13. Matthias AD, Blackmer AM, Bremner JM (1980) A simple chamber technique for field measurements of emissions of nitrous oxide from soils. J Environ Qual 9:251–265Google Scholar
  14. McElroy MB, Wofsy SC, Yung YL (1977) The nitrogen cycle: Perturbations due to man and their impact on atmospheric N2O and O3. Phil Trans R Soc 277B:159–181Google Scholar
  15. McKenney DJ, Shuttleworth KF, Findlay WI (1978) Rates of N2O evolution from N-fertilized soils. Geophys Res Lett 5:777–780Google Scholar
  16. McKenney DJ, Shuttleworth KF, Findlay WI (1980a) Nitrous oxide evolution rates from fertilized soil: Effects of applied nitrogen. Can J Soil Sci 60:429–438Google Scholar
  17. McKenney DJ, Shuttleworth KF, Findlay WI (1980b) Temperature dependence of nitrous oxide production from Brookston clay. Can J Soil Sci 60:665–674Google Scholar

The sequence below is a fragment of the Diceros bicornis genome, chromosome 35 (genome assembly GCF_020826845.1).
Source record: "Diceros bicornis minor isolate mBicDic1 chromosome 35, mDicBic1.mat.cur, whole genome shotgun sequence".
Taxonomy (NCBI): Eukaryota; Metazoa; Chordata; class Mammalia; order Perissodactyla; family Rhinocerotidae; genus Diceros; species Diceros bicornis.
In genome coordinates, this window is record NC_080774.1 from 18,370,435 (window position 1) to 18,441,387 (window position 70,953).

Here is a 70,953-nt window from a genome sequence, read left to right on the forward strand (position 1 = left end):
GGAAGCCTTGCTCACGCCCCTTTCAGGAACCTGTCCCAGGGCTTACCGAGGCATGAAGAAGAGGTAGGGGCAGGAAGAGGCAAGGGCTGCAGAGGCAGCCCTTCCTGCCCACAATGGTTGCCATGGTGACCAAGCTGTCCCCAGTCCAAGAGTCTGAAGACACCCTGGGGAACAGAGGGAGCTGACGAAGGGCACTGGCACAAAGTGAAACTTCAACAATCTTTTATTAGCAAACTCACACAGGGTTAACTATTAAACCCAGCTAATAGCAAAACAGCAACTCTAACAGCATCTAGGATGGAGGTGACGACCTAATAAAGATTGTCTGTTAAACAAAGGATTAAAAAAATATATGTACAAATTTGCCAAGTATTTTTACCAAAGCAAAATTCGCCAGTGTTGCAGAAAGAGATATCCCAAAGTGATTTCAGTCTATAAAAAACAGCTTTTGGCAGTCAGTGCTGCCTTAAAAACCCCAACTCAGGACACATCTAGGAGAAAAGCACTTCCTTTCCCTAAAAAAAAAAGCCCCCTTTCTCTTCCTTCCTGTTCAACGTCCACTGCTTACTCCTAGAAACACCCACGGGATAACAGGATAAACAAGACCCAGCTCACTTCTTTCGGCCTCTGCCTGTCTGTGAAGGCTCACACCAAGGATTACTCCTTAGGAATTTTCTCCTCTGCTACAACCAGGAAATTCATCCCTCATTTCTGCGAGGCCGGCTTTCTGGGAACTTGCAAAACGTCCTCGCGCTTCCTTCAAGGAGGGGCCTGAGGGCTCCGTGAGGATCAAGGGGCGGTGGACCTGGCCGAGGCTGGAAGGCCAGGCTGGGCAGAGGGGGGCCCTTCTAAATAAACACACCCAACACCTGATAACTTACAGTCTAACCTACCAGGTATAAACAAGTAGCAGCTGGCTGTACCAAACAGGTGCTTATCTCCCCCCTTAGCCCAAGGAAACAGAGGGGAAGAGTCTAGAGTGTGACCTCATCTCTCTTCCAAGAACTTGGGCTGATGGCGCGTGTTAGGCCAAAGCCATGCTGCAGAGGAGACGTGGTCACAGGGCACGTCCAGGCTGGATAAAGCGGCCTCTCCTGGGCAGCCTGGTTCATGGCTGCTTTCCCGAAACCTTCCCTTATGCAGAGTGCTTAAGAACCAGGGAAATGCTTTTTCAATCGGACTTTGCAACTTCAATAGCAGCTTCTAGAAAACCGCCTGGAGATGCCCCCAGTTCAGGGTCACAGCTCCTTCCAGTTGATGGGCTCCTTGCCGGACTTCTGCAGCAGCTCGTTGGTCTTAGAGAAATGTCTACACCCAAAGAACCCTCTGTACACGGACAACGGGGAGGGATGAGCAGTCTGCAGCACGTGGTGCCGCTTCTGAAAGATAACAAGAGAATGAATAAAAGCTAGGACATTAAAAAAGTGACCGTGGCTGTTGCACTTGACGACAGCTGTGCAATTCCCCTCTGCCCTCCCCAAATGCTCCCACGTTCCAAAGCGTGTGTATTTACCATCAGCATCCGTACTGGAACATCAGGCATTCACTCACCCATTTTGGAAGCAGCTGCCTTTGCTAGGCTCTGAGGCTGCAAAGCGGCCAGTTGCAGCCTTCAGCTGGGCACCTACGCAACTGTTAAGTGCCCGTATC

18. Peters DB (1965) Water availability. In: C.A. Black (ed.) Methods of soil analysis. Part 1. Physical and mineralogical properties including statistics of measurement and sampling. Am Soc Agron, Madison, WI Agronomy 9:279–285Google Scholar
  19. Weiss RF (1981) The temporal and spatial distribution of tropospheric nitrous oxide. J Geophys Res 86:7185–7195Google Scholar
  20. Whitehouse MJ, Leslie JK (1973) Movement, pH effect and nitrification of band-applied anhydrous ammonia, urea and sulfate of ammonia in an alkaline black earth. Queensland J Agric Sci 30:301–310Google Scholar
  21. Witten RC, Borucki WJ, Woodward HT, Capone LA, Riegel CA (1983) Revised predictions of the effect on stratospheric ozone of increasing atmospheric N2O and chlorofluoromethanes: a two-dimensional model study. Atmosph Environ 17:1995–2000Google Scholar
  22. Yung YL, Wang WC, Lacis AA (1976) Greenhouse effect due to atmospheric nitrous oxide. Geophys Res Lett 10:619–621Google Scholar

Copyright information

© Springer-Verlag 1986

Authors and Affiliations

  • G. A. Breitenbeck
    • 1
  • J. M. Bremner
    • 1
  1. 1.Department of AgronomyIowa State UniversityAmesUSA

Personalised recommendations